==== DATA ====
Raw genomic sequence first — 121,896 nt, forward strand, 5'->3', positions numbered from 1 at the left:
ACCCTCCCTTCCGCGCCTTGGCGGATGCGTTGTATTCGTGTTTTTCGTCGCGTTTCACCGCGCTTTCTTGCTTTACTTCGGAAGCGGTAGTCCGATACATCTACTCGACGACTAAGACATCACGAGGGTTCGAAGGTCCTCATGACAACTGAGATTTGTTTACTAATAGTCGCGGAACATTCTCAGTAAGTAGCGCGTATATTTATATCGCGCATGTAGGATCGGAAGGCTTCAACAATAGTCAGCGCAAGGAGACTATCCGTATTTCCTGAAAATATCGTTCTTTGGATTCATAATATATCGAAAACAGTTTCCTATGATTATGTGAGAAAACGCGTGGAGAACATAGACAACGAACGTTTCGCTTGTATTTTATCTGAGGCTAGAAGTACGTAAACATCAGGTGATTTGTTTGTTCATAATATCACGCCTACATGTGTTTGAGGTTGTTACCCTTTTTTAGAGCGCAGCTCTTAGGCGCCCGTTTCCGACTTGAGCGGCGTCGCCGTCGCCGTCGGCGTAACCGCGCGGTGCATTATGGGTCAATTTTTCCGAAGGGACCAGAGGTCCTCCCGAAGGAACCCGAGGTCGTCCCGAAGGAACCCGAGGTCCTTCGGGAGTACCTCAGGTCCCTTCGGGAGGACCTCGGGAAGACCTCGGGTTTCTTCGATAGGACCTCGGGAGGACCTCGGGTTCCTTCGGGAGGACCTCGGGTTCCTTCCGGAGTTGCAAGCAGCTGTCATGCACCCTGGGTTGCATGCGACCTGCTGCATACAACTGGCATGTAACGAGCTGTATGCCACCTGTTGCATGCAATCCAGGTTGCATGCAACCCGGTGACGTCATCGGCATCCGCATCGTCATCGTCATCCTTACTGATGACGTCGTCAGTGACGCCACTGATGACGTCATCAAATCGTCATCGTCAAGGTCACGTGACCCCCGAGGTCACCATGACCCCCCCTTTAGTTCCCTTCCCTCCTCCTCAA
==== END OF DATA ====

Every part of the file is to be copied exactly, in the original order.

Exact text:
Raw genomic sequence first — 121,896 nt, forward strand, 5'->3', positions numbered from 1 at the left:
ACCCTCCCTTCCGCGCCTTGGCGGATGCGTTGTATTCGTGTTTTTCGTCGCGTTTCACCGCGCTTTCTTGCTTTACTTCGGAAGCGGTAGTCCGATACATCTACTCGACGACTAAGACATCACGAGGGTTCGAAGGTCCTCATGACAACTGAGATTTGTTTACTAATAGTCGCGGAACATTCTCAGTAAGTAGCGCGTATATTTATATCGCGCATGTAGGATCGGAAGGCTTCAACAATAGTCAGCGCAAGGAGACTATCCGTATTTCCTGAAAATATCGTTCTTTGGATTCATAATATATCGAAAACAGTTTCCTATGATTATGTGAGAAAACGCGTGGAGAACATAGACAACGAACGTTTCGCTTGTATTTTATCTGAGGCTAGAAGTACGTAAACATCAGGTGATTTGTTTGTTCATAATATCACGCCTACATGTGTTTGAGGTTGTTACCCTTTTTTAGAGCGCAGCTCTTAGGCGCCCGTTTCCGACTTGAGCGGCGTCGCCGTCGCCGTCGGCGTAACCGCGCGGTGCATTATGGGTCAATTTTTCCGAAGGGACCAGAGGTCCTCCCGAAGGAACCCGAGGTCGTCCCGAAGGAACCCGAGGTCCTTCGGGAGTACCTCAGGTCCCTTCGGGAGGACCTCGGGAAGACCTCGGGTTTCTTCGATAGGACCTCGGGAGGACCTCGGGTTCCTTCGGGAGGACCTCGGGTTCCTTCCGGAGTTGCAAGCAGCTGTCATGCACCCTGGGTTGCATGCGACCTGCTGCATACAACTGGCATGTAACGAGCTGTATGCCACCTGTTGCATGCAATCCAGGTTGCATGCAACCCGGTGACGTCATCGGCATCCGCATCGTCATCGTCATCCTTACTGATGACGTCGTCAGTGACGCCACTGATGACGTCATCAAATCGTCATCGTCAAGGTCACGTGACCCCCGAGGTCACCATGACCCCCCCTTTAGTTCCCTTCCCTCCTCCTCAA